Anna's last day of school was on Tuesday. She's both happy and sad for it to be over. As she said, "I'm happy because I get to spend more time with you, but sad because I won't get to see my friends all the time."
It makes me happy and sad, too.
The year was awesome, by the way. Anna learned a ton, and she made friends.
Some things of note, as far as the vegan stuff goes:
We talked to her teacher (let's call her "T") at the beginning of the year about Anna being vegan. T immediately understood everything we said, and there was never any confusion about it from then on. We gave T a list (incomplete, but a list nonetheless) of snacks that are vegan, since she does the shopping for snacks for the class. As far as I know, the class always had vegan snacks, or if they didn't, there was always a vegan option for Anna.
Kids have birthdays, of course, and they bring in non-vegan things. For the first few months, I just let Anna go treat-less. She would come home and say that so-and-so had a birthday and they brought such-and-such, but it wasn't vegan so she just had a snack. She never complained and never seemed sad about it. Except once. She said she wished she could have one of the cookies. I asked her if it was vegan. She said no. I asked if she wanted to eat things that aren't vegan. She said no. I asked if she wanted to eat the cookie. She said no, but that she wanted a cookie like that, but vegan.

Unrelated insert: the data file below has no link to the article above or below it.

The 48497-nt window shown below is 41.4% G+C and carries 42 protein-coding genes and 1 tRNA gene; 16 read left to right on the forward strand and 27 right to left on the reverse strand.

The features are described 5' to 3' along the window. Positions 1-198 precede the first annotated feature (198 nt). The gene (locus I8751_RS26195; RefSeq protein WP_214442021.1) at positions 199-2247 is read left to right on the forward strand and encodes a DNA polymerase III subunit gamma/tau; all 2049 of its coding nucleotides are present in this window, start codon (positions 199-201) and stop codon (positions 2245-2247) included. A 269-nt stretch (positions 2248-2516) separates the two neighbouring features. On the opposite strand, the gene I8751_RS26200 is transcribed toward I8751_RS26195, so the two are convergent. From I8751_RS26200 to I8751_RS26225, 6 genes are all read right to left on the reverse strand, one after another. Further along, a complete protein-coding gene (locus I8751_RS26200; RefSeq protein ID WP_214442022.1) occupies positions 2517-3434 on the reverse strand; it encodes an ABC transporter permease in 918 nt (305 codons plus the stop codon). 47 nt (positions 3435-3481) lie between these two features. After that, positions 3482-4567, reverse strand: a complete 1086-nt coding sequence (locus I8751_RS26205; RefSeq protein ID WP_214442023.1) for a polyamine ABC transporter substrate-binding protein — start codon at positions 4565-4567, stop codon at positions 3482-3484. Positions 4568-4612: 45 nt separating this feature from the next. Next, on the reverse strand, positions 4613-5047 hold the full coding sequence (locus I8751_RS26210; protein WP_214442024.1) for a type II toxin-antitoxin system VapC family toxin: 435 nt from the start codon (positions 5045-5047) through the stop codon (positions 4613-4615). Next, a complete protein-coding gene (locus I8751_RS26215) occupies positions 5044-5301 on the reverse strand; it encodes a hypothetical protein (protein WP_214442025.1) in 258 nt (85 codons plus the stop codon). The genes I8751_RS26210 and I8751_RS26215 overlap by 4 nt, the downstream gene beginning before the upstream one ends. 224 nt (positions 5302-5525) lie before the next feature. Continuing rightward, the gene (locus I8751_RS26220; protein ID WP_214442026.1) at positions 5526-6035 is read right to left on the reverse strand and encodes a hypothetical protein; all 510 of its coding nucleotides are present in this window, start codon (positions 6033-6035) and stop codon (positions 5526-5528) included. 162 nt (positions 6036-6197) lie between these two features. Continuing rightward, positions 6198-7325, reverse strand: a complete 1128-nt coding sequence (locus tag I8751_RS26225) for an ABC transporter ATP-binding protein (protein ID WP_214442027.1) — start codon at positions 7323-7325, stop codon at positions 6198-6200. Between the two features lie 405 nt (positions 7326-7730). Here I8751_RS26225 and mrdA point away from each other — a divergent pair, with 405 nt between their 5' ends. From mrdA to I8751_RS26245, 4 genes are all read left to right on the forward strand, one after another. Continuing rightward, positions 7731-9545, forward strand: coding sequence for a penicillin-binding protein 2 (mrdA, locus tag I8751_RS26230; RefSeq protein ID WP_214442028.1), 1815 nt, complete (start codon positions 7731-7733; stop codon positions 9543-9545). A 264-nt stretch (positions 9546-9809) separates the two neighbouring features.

So I bought a package of Candy Cane Jo-Jo's from Trader Joe's and sent them to school with her. From then on, whenever a kid brought in a non-vegan treat, T would give Anna a Jo-Jo. She loved it, and from the sounds of it, the kids were often jealous that she got a special treat.
Anna's teacher told us at the beginning of the school year that she has, in years past, kept a cockroach in an aquarium in the classroom. When she told us this, I mentioned that Anna may say something about the cockroach not wanting to be in a cage. I didn't ask her to not have the cockroach in class, mostly because I'm the kind of person who generally avoids conflict. But lucky us, after thinking about how Anna might feel about the cockroach, T decided to not have one this year. Yay! We feel pretty luck to have a teacher who respects, understands and even encourages our daughters empathy.
I know that some classes do a caterpillar in a jar in the spring. I don't think T usually does that in her class, which makes me happy. I don't like the idea of confining animals for the education of our kids. It might teach them something about life science, but the untaught lesson is that it's OK for us to confine and control the living conditions of our fellow beings.
And besides, who wants to see caterpillars and chrysalises in a jar in a classroom when you can see them outside?
It's a Montessori school, which means that pre-K and Kindergartners are in the same classroom. So Anna will have this same teacher next year. Woot!
UPDATE: Upon further thought, I realized that the white thing in the above photo isn't actually a chrysalis. But they were all over the place and each had a caterpillar in them. So what are they? Google is failing me. If anyone knows, let me know.